There are exceptions to these classes, however; in order for a city to move from one class to the next, certain governmental changes need to take place and the mayor must publish a proclamation. For these reasons, Madison is still a second class city, Waukesha is still a third class city and several cities with a population of over 10,000 are still fourth class Cities. Madison is the capital of the US state of Wisconsin and the County seat of Dane County. Waukesha (ˈwɔːkɨʃɔː is a city in and the County seat of Waukesha County, Wisconsin, in the the 
In order to incorporate as a city, a community needs to have at least 1,000 citizens if it is in a rural area or 5,000 if it is in an urban area.
In Wisconsin, a village is an autonomous incorporated area within one or more counties. A village is a clustered human settlement or community, larger than a hamlet, but smaller than a Town or City. It provides various services to its residents and has a degree of home rule and taxing jurisdiction over them. Home rule refers to a demand that constituent parts of a state be given greater self-government within the greater administrative purview of the central government As of 2005, Wisconsin had 400 villages.
The home rule authority granted to villages allows them to make their own decision about their affairs, administration and a good deal of their public policy, subject to state law.
Villages are governed by a Village President and a Board of Trustees. Village officers include a president, clerk, treasurer and assessor. Villages can also elect to hire a village manager instead of an elected village president.
In order to incorporate as a village, a community must have at least 150 citizens if it is in a rural area or 2,500 if it is in an urban area.
In Wisconsin, a town is a municipality within a county; in this usage, Wisconsin towns are similar to civil townships. A civil township is a widely used unit of Local government in the United States, subordinate to a county. All areas in the state which have not been incorporated as a city or village are parts of towns. Towns provide a limited number of services to its residents. The US Census considers Wisconsin towns to be minor civil divisions. Minor civil division (MCD is a term used by the United States Census Bureau to designate the primary Governmental and/or Administrative divisions of a As of 2005, Wisconsin had 1,260 towns.
Towns are governed by Town Boards, with the board chairperson at its head. Towns also have a clerk, treasurer and assessor either elected or appointed by the board. In addition, every town must hold an annual town meeting in the beginning of April. A town meeting is a meeting where the population of an entire geographic area is invited to participate in a gathering often for a political administrative or legislative purpose At this town meeting, the electors may authorize the town board to take certain actions or change the make up or wages of town supervisors or officers.
Towns have less authority than villages and cities; they do not, for instance, have home rule granted to them by the state, but instead only have specific powers granted to them under state statute. At the very minimum, towns maintain their roads and zone land (Though in some locales, counties have control over zoning. Example: Milwaukee County until the final incorporation in the late 1950s). Towns may choose to provide more services however, overlapping with those provided by the county. In most cases, however, towns provide limited services and thus town residents often pay lower taxes than their city or village counterparts.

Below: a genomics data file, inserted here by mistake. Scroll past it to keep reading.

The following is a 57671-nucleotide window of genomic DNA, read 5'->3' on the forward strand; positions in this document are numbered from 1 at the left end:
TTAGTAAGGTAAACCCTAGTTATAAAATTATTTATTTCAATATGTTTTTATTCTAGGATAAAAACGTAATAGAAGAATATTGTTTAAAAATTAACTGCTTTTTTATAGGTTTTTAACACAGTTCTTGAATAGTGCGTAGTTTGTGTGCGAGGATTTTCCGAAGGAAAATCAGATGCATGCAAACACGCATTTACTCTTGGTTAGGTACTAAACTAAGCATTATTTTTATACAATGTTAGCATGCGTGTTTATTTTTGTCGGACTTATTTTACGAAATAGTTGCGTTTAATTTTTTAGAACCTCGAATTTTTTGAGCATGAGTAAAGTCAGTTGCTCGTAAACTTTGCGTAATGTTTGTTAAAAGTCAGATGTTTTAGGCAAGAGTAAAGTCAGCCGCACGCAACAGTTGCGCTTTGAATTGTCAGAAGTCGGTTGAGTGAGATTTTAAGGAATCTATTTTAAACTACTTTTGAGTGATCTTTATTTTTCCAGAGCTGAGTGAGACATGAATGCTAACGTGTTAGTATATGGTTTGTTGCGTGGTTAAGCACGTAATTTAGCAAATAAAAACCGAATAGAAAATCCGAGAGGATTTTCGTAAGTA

Towns are often annexed by neighboring cities and villages in whole or in part. In Brown County, the Town of Preble was incorporated wholly into the city of Green Bay in 1964, thus terminating its status as a town. Preble was a town in Brown County Wisconsin, United States. History The town was founded on July 13, 1859, and was Green Bay is a city in and the County seat of Brown County in the U Piecemeal annexation has left some rather small towns, such as the Town of Germantown which covers 1. Germantown is a town in Washington County, Wisconsin, United States. 7 square miles (4. 4 km²), or the Town of Brookfield covering 5. Brookfield is a town in Waukesha County, Wisconsin, United States. 5 square miles (14. 2 km²). This contrasts with the Town of Winter which covers 279. Winter is a town in Sawyer County, Wisconsin, United States. The population was 969 at the 2000 census 5 square miles (723. 9 km²). Most towns are about the size of a survey township, or 36 square miles (93 km²). Survey township, sometimes called Congressional township, as used by the United States Public Land Survey System, refers to a square unit of The Town of Menominee is unique in that it is coextensive with the County of Menominee, and covers 365 square miles (945 km²); this is due to its unique history and connection with the Menominee Indian Reservation. Menominee is a town in Menominee County, Wisconsin, United States. Menominee County is a county in the US state of Wisconsin. As of 2000 the population was 4562 The Menominee Indian Reservation is an Indian reservation located in northeastern Wisconsin for the Menominee.